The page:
|Born||5 June 1951|
|Alma mater||University of Tasmania|
Michael Alexander Mansell (born 5 June 1951 in northern Tasmania) is a Tasmanian Aboriginal leader who, as an activist and lawyer, has worked for social, political and legal changes to improve the lives and social standing of Tasmanian Aboriginal (Palawa) people.
From an early age, Mansell was a radical protester about the status and treatment of Tasmanian Aboriginal people within the community. However he discovered that mere protest was an ineffective measure to achieve his aims of land rights and improved conditions, and the radical tactics that he and other Indigenous rights protesters employed in the 1970s were abandoned.
Mansell undertook a degree in law at the University of Tasmania, graduating in 1983. He began a career as a lawyer, attempting to defend the rights of Aboriginal people, whilst pursuing an agenda of reform. Since then, he has become a qualified barrister and solicitor of the Supreme Court of Tasmania, and the High Court of Australia.
In 1972, he and others set up the Tasmanian Aboriginal Centre, of which he was chairman and legal manager. He was also the founding secretary of the Aboriginal Provisional Government in 1990. Mansell also played senior football for North Hobart in the Tasmanian Football League
Mansell was named "Aboriginal of the Year", at the 1987 National NAIDOC (National Aboriginal and Islander Day Observance Committee) Awards, and played a crucial role in the drafting of legislation for the Native Title Act 1993 that arose from the Mabo v Queensland case.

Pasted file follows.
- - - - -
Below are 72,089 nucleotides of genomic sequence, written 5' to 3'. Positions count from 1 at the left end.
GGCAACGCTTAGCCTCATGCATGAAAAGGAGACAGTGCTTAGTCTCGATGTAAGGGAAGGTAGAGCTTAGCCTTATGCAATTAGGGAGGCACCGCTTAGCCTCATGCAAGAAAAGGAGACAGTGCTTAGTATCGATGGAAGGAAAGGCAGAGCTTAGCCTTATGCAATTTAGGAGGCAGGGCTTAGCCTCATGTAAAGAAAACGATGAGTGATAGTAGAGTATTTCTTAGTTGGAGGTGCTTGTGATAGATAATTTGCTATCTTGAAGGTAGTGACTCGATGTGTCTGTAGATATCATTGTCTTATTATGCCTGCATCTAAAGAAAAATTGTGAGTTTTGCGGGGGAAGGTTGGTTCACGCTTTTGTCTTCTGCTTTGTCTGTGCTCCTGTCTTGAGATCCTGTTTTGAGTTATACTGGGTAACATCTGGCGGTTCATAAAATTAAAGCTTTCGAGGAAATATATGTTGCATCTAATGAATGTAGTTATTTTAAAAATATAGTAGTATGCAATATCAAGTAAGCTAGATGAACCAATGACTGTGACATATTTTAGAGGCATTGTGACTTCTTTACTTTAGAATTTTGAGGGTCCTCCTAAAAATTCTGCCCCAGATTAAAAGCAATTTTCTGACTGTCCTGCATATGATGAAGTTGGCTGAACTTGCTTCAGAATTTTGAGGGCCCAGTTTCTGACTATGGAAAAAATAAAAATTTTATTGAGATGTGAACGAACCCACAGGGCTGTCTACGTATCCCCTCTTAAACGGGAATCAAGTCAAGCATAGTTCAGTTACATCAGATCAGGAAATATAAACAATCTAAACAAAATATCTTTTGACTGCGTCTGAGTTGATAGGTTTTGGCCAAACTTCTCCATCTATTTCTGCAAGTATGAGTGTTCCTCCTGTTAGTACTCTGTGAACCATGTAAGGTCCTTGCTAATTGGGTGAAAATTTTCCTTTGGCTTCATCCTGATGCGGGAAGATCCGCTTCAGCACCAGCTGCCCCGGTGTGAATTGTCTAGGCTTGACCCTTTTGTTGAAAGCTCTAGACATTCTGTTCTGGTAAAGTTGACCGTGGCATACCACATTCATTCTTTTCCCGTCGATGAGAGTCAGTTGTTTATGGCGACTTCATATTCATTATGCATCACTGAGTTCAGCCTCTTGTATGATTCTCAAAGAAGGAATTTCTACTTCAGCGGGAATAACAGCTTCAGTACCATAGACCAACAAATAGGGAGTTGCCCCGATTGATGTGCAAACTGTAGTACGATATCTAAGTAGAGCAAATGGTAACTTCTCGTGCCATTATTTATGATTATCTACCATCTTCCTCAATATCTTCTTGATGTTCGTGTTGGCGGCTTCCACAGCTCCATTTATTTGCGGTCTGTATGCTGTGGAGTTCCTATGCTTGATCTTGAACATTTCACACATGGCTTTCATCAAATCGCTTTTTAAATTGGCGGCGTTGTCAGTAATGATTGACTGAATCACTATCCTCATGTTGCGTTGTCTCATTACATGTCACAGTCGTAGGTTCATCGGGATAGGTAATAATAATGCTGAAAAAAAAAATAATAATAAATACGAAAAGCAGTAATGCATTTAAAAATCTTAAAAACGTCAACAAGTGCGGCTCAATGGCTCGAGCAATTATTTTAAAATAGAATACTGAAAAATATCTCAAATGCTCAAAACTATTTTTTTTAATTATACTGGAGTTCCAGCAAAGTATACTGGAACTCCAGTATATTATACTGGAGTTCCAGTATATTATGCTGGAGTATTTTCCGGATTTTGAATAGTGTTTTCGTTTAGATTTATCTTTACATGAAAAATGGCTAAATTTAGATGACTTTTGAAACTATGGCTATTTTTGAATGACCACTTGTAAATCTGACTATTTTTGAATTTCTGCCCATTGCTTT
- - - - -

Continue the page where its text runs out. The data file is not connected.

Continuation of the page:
Mansell was an independent candidate to represent Tasmania in the Australian Senate at the 1987 Australian federal election held on 11 July 1987. He was unsuccessful, receiving 1,102 votes (21,451 votes were required to win a seat).
Subjects that Mansell has written about include the Australian Constitution, Aboriginal customary law, cultural and intellectual property, the Human Genome Project, land rights and Aboriginal sovereignty. In 2016 his book Treaty and Statehood: Aboriginal self-determination was published.
Activism and commentary
In the wider Australian community, Mansell has often been seen as controversial, having resorted to confrontational tactics to push issues of Indigenous rights and past mistreatment onto the public agenda in Tasmania. Mansell has often been involved in public confrontation with politicians and the media. One area where he is most in conflict with the Australian and Tasmanian governments is over the issue of Aboriginal Sovereignty.
To gain international attention for the cause of Tasmanian Aboriginal people, Mansell established an alternative Aboriginal passport. In 1988 he secured recognition for the passport from Gaddafi's Libya, which declared it valid for travel to Libya. Mansell said he had Gaddafi's support for the establishment of an independent Aboriginal nation.
In 2001 Mansell stated that "there were more phoney than real Aborigines in Tasmania and more than half the voters in the 1996 ATSIC election were not Aboriginal". The Tasmanian Aboriginal Centre brought court challenges against the claims of Aboriginality of a number of candidates to the Aboriginal and Torres Strait Islander Commission.